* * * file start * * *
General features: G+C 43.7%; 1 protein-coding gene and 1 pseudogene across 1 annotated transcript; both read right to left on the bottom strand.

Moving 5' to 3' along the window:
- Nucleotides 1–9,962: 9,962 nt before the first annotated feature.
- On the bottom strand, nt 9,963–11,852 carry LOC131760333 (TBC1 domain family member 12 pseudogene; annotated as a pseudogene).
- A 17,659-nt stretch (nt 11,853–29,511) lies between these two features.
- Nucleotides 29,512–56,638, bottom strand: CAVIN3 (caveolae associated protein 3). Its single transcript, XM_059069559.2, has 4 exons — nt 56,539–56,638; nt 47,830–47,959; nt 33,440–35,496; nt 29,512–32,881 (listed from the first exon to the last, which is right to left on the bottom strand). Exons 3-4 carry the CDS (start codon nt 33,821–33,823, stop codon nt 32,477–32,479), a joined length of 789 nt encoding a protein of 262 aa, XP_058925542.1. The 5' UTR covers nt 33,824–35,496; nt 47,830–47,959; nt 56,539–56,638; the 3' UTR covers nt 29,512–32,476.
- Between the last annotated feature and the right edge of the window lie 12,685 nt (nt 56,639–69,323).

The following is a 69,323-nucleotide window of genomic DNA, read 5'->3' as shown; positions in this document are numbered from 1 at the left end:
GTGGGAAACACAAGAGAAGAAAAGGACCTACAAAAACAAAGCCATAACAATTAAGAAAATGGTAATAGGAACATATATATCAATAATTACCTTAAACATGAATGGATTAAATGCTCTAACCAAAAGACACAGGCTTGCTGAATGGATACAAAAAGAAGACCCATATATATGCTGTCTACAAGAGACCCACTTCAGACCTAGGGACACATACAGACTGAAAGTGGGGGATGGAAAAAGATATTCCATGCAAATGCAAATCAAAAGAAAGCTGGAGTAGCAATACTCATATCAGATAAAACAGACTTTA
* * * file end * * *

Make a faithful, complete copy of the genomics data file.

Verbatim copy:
General features: G+C 43.7%; 1 protein-coding gene and 1 pseudogene across 1 annotated transcript; both read right to left on the bottom strand.

Moving 5' to 3' along the window:
- Nucleotides 1–9,962: 9,962 nt before the first annotated feature.
- On the bottom strand, nt 9,963–11,852 carry LOC131760333 (TBC1 domain family member 12 pseudogene; annotated as a pseudogene).
- A 17,659-nt stretch (nt 11,853–29,511) lies between these two features.
- Nucleotides 29,512–56,638, bottom strand: CAVIN3 (caveolae associated protein 3). Its single transcript, XM_059069559.2, has 4 exons — nt 56,539–56,638; nt 47,830–47,959; nt 33,440–35,496; nt 29,512–32,881 (listed from the first exon to the last, which is right to left on the bottom strand). Exons 3-4 carry the CDS (start codon nt 33,821–33,823, stop codon nt 32,477–32,479), a joined length of 789 nt encoding a protein of 262 aa, XP_058925542.1. The 5' UTR covers nt 33,824–35,496; nt 47,830–47,959; nt 56,539–56,638; the 3' UTR covers nt 29,512–32,476.
- Between the last annotated feature and the right edge of the window lie 12,685 nt (nt 56,639–69,323).

The following is a 69,323-nucleotide window of genomic DNA, read 5'->3' as shown; positions in this document are numbered from 1 at the left end:
GTGGGAAACACAAGAGAAGAAAAGGACCTACAAAAACAAAGCCATAACAATTAAGAAAATGGTAATAGGAACATATATATCAATAATTACCTTAAACATGAATGGATTAAATGCTCTAACCAAAAGACACAGGCTTGCTGAATGGATACAAAAAGAAGACCCATATATATGCTGTCTACAAGAGACCCACTTCAGACCTAGGGACACATACAGACTGAAAGTGGGGGATGGAAAAAGATATTCCATGCAAATGCAAATCAAAAGAAAGCTGGAGTAGCAATACTCATATCAGATAAAACAGACTTTA